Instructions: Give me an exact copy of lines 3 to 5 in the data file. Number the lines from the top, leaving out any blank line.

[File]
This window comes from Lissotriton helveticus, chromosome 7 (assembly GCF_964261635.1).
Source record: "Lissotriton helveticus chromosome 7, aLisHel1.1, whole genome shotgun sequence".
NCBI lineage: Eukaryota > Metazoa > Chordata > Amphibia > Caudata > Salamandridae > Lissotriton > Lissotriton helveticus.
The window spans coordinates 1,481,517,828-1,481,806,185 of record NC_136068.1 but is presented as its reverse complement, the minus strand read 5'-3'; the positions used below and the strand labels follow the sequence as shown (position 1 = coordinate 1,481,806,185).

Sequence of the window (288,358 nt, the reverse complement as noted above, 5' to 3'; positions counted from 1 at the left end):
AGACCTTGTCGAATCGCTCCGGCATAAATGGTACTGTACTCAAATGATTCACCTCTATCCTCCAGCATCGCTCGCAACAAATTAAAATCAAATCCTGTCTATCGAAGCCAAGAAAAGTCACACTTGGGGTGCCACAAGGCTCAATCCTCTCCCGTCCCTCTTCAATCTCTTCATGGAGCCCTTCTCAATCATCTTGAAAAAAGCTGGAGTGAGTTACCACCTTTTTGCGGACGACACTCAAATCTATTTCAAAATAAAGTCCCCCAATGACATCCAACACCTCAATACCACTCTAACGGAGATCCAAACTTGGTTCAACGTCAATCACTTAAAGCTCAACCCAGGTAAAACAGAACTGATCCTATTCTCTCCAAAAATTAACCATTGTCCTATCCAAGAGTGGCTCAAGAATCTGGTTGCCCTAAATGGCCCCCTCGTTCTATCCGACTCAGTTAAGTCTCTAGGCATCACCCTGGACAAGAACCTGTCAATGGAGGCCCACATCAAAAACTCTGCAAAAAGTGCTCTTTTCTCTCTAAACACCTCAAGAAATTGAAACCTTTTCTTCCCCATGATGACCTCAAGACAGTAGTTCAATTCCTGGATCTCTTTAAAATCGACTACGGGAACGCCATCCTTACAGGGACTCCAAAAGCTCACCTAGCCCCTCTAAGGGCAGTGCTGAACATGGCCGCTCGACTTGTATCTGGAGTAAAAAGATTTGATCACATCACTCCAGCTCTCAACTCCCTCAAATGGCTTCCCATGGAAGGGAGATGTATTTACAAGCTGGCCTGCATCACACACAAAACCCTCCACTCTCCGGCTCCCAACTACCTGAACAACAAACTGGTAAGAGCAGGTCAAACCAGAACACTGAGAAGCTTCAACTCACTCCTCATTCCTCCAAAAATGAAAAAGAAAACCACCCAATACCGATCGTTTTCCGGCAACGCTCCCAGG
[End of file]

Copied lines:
NCBI lineage: Eukaryota > Metazoa > Chordata > Amphibia > Caudata > Salamandridae > Lissotriton > Lissotriton helveticus.
The window spans coordinates 1,481,517,828-1,481,806,185 of record NC_136068.1 but is presented as its reverse complement, the minus strand read 5'-3'; the positions used below and the strand labels follow the sequence as shown (position 1 = coordinate 1,481,806,185).

Sequence of the window (288,358 nt, the reverse complement as noted above, 5' to 3'; positions counted from 1 at the left end):